Economy, International Relations, Mining

Proposed Trade Act of 2009 May Lead to Change in Arbitration Provisions in CAFTA and Other Trade Agreements

Congressman Michael Michaud (D-ME) and 106 other members of Congress recently introduced the TRADE (Trade Reform, Accountability, Development, and Employment) Act of 2009, which calls for a reevaluation of international trade agreements.  The bill would in part require existing and future trade agreements to include a ban on investor-state dispute settlement mechanisms, providing for state-to-state dispute resolution instead. Currently, Chapter 10 Section B of CAFTA-DR permits investors to sue a government if their investment has been undermined in a manner that amounts to expropriation, or violation of the national treatment or the most-favored-nation treatment standards outlined in Section A of Chapter 10.

Currently, Pacific Rim Mining Corporation is pursuing arbitration over its mining investment in Cabanas, claiming that the Salvadoran government violated its rights under Chapter 10 of CAFTA, Section A when they denied the mining company exploitation permits. Prior to CAFTA-DR, Pacific Rim would have had to take its complaint to their own government, and asked them to seek arbitration on their behalf – state to state. In fact, state-to-state dispute resolution remains a principle of international law, and only signatories to CAFTA, NAFTA and other trade agreements are subject to a claim by a non-state actor.

Provisions such as those found in Chapter 10 of CAFTA and other agreements give non-state investors unprecedented rights and influence over the domestic affairs in a foreign country.  For centuries, international and domestic law has embraced the principal that foreign affairs are best handled by states, and in the case of the U.S. the executive branch. Giving non-state investors the right to sue a sovereign state not only undermines a government’s ability to care for the needs of its people, but can also undermine the foreign policy and national interests of the investors’ native country.

Civil society organizations in the U.S. and Latin America have expressed their support for the bill, joining the Obama Administration, the U.S. State Department Subcommittee on Investment, and others who believe that non-state investors should not have the right to sue a foreign government.  President Obama has stated in the past, “with regards to provisions in several [Free Trade Agreements] that give foreign investors the right to sue governments directly in foreign tribunals [he would] ensure that foreign investor rights are strictly limited.”  The State Department Subcommittee on Investment of the Advisory Committee on International Economic Policy Regarding the Model Bilateral Investment Treaty recommends the change to state-to-state dispute resolution mechanisms proposed in the TRADE Act, because it would require investors to first exhaust domestic remedies and allow governments to prevent frivolous or harmful claims.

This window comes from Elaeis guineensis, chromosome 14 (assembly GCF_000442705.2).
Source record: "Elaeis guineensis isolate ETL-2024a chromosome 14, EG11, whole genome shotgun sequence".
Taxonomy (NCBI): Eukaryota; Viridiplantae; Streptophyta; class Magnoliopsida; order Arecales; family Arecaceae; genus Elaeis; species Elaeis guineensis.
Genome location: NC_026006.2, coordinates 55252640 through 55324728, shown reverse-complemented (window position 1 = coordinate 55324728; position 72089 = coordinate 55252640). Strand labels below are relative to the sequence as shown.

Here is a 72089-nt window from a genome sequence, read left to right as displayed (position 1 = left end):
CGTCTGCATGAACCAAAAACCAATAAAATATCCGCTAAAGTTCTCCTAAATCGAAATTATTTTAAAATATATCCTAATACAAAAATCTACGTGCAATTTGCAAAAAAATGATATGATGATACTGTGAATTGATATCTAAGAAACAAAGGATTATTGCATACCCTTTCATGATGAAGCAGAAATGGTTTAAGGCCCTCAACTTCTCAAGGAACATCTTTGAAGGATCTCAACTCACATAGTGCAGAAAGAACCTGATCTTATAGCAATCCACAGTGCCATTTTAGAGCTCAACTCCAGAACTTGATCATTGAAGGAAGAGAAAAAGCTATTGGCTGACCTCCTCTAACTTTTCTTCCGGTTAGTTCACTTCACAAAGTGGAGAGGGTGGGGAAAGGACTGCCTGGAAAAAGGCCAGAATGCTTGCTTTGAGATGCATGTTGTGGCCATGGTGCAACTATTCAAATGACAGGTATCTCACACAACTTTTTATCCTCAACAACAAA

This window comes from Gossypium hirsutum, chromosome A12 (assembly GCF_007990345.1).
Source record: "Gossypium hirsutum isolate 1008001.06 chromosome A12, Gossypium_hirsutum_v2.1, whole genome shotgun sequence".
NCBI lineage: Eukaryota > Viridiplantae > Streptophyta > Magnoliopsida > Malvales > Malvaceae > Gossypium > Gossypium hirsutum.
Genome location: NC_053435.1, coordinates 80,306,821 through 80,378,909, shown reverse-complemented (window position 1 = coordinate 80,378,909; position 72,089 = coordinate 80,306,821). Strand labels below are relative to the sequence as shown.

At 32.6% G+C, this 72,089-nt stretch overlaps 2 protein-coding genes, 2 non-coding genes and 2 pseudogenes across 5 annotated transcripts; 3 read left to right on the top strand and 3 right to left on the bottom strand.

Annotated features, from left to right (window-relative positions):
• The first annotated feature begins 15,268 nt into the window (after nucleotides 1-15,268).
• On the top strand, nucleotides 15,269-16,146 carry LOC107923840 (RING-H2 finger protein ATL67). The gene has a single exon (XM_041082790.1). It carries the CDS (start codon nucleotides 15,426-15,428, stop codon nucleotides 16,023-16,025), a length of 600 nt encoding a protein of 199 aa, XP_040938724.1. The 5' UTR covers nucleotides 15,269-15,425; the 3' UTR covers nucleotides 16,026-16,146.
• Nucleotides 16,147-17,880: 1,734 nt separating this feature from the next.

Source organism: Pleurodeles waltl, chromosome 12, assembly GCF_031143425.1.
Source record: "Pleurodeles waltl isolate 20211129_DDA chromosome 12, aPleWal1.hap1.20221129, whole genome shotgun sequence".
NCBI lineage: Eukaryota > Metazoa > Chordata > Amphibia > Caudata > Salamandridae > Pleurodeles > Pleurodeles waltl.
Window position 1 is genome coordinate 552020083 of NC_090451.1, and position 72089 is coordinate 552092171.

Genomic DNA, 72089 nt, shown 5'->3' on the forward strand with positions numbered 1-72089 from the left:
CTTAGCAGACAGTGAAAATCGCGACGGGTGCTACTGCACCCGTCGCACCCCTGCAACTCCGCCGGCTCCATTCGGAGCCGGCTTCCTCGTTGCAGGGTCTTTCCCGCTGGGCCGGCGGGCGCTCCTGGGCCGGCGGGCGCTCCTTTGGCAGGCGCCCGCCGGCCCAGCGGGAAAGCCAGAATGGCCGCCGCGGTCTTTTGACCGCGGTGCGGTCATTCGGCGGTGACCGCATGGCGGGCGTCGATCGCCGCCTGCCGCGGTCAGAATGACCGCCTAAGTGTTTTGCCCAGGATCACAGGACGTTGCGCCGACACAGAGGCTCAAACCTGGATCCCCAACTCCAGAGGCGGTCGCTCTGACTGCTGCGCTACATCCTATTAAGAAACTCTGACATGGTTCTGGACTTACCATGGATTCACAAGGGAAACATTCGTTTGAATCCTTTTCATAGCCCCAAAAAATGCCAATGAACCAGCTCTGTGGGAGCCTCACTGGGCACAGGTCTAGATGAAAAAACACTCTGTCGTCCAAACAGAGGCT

The need to protect foreign investors from expropriation and enforce national treatment and most-favored-nation standards are very legitimate. However, even under the state-to-state dispute resolution system, Pacific Rim would still be able to seek restitution, but they would have to first convince either the Canadian or U.S. government (they have registered corporations in both countries) to negotiate a settlement or seek arbitration on their behalf.  If their claim was legitimate, either government should have been more than willing to advocate on their behalf.  As it is, Pacific Rim has successfully divided the country of El Salvador, and caused the government to invest valuable resources into defending itself against lawsuit that will likely turn out to have little merit.

If passed, Congressman Michaud’s TRADE Act of 2009 would be the first step in restoring balance and order to the international community and prevent the interests of a few corporations to trump those of sovereign nations.

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